SEC542: Web App Penetration Testing & Ethical Hacking
27 September - 2 October
Instructor: Owen Connolly

In this intermediate to advanced level class, you will learn the art of exploiting Web applications so you can find flaws in your enterprise's Web apps before the bad guys do. Through detailed, hands-on exercises and training from an experienced instructor you will learn the four-step
process for Web application penetration testing. You will inject SQL into back-end databases, learning how attackers exfiltrate sensitive data. You will utilize Cross-Site Scripting attacks to dominate a target infrastructure in our unique hands-on laboratory environment. And you
will explore various other Web app vulnerabilities in depth with tried-and-true techniques for finding them using a structured testing regimen. Throughout the class, you will learn the context behind the attacks so that you intuitively understand the real-life applications of our exploitation. In the end, you will be able to assess your own organization's Web applications to find some of the most common and damaging Web application vulnerabilities today.

For more details and to register please visit:

About the Community SANS EMEA Program -
The Community SANS format in EMEA (Europe, Middle East and Africa Region) offers the most popular SANS courses in your local community and in your local language. The classroom setting is small with fewer than 25 students. The instructors are pulled from the best of the local mentor program or qualified security experts who have passed SANS rigorous screening process. The course material is delivered over consecutive days, and the course content is the same as ones provided at a larger training event. In addition to the excellent courseware, not only will you be able to use the skills that you learned as soon as you return to the office, but you will be able to continue to network with colleagues in your community that you meet at the training.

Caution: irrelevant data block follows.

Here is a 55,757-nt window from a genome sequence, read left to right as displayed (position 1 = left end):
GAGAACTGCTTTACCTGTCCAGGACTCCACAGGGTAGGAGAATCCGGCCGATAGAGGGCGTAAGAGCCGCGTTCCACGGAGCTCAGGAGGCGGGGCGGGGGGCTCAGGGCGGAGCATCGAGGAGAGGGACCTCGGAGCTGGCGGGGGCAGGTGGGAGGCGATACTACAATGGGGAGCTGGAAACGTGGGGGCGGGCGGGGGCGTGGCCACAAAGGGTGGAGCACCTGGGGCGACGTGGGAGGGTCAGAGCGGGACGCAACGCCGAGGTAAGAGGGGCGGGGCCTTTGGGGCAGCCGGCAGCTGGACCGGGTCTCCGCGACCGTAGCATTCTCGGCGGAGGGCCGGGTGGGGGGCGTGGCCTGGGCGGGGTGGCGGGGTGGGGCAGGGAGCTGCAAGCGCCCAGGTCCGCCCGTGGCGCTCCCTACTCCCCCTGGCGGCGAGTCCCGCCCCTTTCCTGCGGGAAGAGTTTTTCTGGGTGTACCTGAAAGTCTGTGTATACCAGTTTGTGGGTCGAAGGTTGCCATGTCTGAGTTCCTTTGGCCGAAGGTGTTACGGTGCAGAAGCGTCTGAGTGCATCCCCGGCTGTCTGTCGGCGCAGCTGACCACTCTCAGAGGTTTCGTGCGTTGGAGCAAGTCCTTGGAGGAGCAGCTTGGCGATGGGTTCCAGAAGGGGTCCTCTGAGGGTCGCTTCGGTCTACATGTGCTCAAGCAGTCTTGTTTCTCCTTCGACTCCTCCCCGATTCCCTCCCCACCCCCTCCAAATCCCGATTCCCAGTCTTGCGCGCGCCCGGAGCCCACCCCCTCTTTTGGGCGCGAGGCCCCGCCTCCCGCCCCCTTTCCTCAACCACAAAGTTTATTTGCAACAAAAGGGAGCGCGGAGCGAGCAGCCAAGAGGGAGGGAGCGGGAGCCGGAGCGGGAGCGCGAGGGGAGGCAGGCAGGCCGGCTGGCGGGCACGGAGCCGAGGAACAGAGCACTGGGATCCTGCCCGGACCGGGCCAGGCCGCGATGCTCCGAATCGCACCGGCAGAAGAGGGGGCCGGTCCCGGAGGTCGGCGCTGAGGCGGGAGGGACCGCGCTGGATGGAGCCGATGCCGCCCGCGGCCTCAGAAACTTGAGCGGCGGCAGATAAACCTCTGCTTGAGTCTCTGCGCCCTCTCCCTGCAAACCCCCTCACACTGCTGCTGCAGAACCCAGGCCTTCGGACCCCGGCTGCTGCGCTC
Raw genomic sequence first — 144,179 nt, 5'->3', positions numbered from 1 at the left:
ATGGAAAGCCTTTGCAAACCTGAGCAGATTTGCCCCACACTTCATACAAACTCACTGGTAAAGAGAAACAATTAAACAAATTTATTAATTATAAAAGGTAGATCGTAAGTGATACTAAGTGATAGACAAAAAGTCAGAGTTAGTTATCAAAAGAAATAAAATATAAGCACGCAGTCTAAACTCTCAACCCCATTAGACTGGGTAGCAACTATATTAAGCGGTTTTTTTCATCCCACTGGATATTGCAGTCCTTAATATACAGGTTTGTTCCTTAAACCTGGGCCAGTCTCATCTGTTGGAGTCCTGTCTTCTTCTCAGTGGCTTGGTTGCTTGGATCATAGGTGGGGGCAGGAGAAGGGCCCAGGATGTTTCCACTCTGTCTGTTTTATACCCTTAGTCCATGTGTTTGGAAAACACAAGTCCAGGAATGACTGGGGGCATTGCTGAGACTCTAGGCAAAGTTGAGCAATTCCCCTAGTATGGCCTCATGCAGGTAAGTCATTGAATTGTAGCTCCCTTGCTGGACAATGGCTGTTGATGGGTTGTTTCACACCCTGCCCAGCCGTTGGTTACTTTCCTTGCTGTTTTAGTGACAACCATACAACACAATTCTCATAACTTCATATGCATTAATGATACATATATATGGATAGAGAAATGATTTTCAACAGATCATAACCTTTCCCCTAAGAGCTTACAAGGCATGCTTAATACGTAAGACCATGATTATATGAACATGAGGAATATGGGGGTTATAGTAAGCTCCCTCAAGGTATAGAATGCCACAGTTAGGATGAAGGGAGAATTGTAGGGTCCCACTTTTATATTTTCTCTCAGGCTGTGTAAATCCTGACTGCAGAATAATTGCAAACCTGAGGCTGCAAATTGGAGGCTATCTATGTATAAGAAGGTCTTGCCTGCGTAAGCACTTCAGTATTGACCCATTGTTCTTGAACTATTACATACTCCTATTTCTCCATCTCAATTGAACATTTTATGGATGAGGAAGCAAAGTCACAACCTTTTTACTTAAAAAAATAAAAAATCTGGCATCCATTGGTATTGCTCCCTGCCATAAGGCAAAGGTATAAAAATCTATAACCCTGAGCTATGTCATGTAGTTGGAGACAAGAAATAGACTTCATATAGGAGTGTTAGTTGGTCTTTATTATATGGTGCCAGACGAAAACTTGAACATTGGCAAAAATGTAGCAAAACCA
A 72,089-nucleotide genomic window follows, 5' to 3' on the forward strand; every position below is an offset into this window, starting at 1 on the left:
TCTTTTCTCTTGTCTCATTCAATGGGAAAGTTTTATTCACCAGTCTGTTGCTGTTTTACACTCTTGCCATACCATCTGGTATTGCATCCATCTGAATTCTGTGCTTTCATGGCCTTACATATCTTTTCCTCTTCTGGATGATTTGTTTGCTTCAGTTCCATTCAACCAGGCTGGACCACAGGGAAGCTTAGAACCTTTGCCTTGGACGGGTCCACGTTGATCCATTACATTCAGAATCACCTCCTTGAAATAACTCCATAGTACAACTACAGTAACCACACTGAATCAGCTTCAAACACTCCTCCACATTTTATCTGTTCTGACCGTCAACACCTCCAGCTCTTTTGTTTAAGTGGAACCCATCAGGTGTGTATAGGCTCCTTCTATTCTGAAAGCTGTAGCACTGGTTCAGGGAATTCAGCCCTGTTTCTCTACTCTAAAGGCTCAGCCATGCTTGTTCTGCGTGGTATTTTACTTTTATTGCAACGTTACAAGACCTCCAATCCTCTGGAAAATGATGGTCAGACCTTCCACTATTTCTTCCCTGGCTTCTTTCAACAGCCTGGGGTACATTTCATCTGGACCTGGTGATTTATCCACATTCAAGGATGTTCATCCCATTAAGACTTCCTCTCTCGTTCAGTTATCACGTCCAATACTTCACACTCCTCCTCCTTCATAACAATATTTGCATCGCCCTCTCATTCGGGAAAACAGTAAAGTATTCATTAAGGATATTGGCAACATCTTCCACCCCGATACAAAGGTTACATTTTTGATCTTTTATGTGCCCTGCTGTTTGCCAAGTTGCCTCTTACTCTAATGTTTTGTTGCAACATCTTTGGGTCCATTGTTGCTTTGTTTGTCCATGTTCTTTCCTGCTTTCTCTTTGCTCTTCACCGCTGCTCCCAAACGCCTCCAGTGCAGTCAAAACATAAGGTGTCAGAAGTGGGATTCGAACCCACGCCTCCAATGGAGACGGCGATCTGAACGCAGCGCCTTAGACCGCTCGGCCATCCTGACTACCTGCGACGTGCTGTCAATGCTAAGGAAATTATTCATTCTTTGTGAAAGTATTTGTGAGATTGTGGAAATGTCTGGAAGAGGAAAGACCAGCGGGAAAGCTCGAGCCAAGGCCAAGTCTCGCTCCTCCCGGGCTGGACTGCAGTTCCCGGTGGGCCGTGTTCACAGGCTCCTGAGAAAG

Tuesday, April 27, 2010

Ebays Captchas appear to be broken

Anyone else noticed this issue with Ebays Captchas - I hate Captcha as much as everyone else, but after 6 failed attempts in a row I started to think some thing was up.

Check this one out:

Now I think most people would agree that I should enter 707037 into the text field, right - wrong.

So after the aforementioned 6 attempts, I decided to try the audio option ("Listen to the verification Code") - and lo and behold, the audio read out a completely different number. In the case above the number was 150633 . I go back to my field and enter this number:

And bingo - Ebay allows me to send the message.

I reckon that someone in the Security department has messed up the capthca code so that the Images and numbers are out of sync with each other. Either way I don't think it will be long before this gets picked.

Maybe the guys over at have an interesting idea after all with their Captcha alternative. For some more details (not a lot) read the last few pages of

Wednesday, March 31, 2010

Modern Malware Explained

John sat down at this pc, and placed his coffee beside the keyboard. It was that crappy instant stuff - the good coffee had been one of the first things to go in the latest company cost-cutting blitz. Grimacing, he took a sip, and started the daily chore of going through his 100's of emails. Was the world more productive before we invented email he wondered? One email in particular caught his eye - looks like he had recieved a Tax refund. Finding it unusual for the government to actually GIVE him back money, John opened the attached PDF...

What follows next happens all around the world, every day, 1000s of times every minute. The PDF contained code that allowed it to take complete control of the machine, due to some faulty coding on the part of the PDF reader program. The actual malware name in this is Bredolab. Seconds after John had clicked the attachment the code was already pulling down updates from a URL on different compromised machine in China. These updates in turn downloaded more components - a rootkit called TDSS which made the malware invisible on the machine, a Zeus malware which connected John's machine to a botnet of several million other infected machines, and, in an ironic twise - John was now spewing out hundreds of emails per minute via the Cutwail malware, each helping to spread the same PDF attack he had just fallen for.